The fleet's top submariner said getting sub crews the sleep they need is a necessary culture change inside a force that has long viewed sleep as a luxury.

"There is a huge body of evidence that says people perform better if they get enough sleep and they get it at about the same time every day," said Vice Adm. Michael Connor, head of Submarine Forces. "Pretty simple and it's been generally ignored for the entire history of the nuclear submarine force."

Connor, who spoke Oct. 23 at the Naval Submarine League's annual conference before an audience of hundreds of submarine sailors, vets and contractors, said he's "avoiding being prescriptive," but added a big part of getting crews more rest is delivering a message to sub skippers: It's OK for sailors to rest. Adequate sleep is a prerequisite before aviators fly and tiredness often is a factor in mishaps, like the 2012 collision between cruiser San Jacinto and attack sub Montpelier.

"Part of it is telling these COs ... it's OK that the measurement of success isn't that everybody on your ship is working as hard as they possibly can to the point that they are exhausted," Connor said. "It's that they work hard enough to learn their jobs — to be effective — but still give them enough time to think and relax, and maybe give them enough time to think about how they can make your ship better.

"And that sounds simple to say, but those of you in the business know that there is a certain chunk of our force that is only satisfied if they have worked themselves to complete exhaustion. And we forget about that once we leave the ship but many of you were basically tired from age 22 to 42, sound about right?" continued Connor, a former commanding officer of the attack sub Seawolf.

Among the watchbills tried: three eight-hour watch rotations. These are two-hours longer than the typical six-hour watch cycle and have the benefit of allowing sailors to sleep at the same time during every 24-hour cycle.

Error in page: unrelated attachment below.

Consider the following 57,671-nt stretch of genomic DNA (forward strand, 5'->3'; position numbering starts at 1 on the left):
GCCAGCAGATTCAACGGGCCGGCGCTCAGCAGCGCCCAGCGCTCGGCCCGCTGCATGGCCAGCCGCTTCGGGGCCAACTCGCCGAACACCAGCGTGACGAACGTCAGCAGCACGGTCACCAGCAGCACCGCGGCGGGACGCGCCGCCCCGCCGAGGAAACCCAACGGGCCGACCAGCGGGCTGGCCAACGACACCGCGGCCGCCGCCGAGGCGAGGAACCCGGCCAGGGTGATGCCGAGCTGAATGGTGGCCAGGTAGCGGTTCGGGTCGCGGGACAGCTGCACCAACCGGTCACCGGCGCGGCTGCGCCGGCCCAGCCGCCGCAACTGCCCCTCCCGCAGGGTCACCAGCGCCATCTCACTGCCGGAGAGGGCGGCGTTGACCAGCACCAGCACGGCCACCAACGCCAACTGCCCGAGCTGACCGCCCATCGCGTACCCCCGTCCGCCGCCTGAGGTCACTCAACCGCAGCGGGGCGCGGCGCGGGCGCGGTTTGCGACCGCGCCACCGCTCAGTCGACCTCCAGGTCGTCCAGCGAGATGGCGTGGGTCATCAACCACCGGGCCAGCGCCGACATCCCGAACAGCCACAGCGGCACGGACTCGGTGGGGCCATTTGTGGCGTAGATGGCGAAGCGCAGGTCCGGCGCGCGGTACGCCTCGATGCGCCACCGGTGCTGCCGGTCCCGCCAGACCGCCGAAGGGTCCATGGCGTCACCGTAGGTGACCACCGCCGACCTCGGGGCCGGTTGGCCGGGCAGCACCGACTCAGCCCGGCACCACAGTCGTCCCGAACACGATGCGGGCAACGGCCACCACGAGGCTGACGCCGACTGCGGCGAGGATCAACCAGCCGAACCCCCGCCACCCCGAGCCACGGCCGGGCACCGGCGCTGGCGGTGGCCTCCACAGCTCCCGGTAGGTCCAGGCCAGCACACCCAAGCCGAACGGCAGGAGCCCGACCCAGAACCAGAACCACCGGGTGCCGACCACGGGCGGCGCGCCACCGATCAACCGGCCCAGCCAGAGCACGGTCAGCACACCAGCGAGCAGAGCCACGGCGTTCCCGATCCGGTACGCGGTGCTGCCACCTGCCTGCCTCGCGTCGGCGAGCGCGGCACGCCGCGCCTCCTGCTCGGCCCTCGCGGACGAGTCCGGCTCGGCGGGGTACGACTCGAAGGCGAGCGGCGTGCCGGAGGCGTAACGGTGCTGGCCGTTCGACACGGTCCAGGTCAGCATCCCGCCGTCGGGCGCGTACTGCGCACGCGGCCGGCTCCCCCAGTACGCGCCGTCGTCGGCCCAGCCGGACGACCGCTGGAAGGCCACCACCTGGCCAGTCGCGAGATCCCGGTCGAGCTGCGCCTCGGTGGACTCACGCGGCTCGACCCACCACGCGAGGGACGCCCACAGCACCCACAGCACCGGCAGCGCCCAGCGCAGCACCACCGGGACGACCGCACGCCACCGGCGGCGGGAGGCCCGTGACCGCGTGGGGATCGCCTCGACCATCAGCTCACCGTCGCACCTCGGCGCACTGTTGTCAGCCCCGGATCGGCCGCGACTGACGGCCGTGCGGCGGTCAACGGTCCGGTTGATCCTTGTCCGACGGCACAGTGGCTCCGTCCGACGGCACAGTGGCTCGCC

The key is, he said, to say crew rest is a priority and to let sub leaders figure it out on their own.

"This is new to a lot of people, it's not what they did their whole career," he said. "We can't give a one-size-fits-all, but we wanted them to adopt the principles."

Connor said that, so far, boats have responded well. He noted one ship that did the eight-hour rotation but the morning shift got tired of eating breakfast before getting on watch. "So their solution was — and I would never have thought of this — the watches stay the same but the meals change. So, we're leaving it up to them."

The submarine force has made sleep a higher priority in recent months, and there are signs that the surface Navy may be coming around as well, though manning shortfalls and a work-till-you-drop culture remain obstacles.

Dr. Nita Shattuck, a professor at the Naval Postgraduate School who is one of the Navy's foremost experts on fatigue and human performance, said in early October that fighting fatigue sometimes means fighting leadership.

"There are chiefs and [surface warfare officers] who either don't encourage or don't allow their sailors to get enough sleep," Shattuck said. "They think, 'Well, this is the way it was for us, so this is how it should always be.' "

On one ship, Shattuck discovered that some chiefs were forbidding sailors delinquent in their qualifications from hitting their racks until they had gotten signatures and studied.

"It's counterproductive," she said. "If you are sleep-deprived, you're not creating the right conditions to retain what you are learning."

David B. Larter was the naval warfare reporter for Defense News. Before that, he reported for Navy Times.

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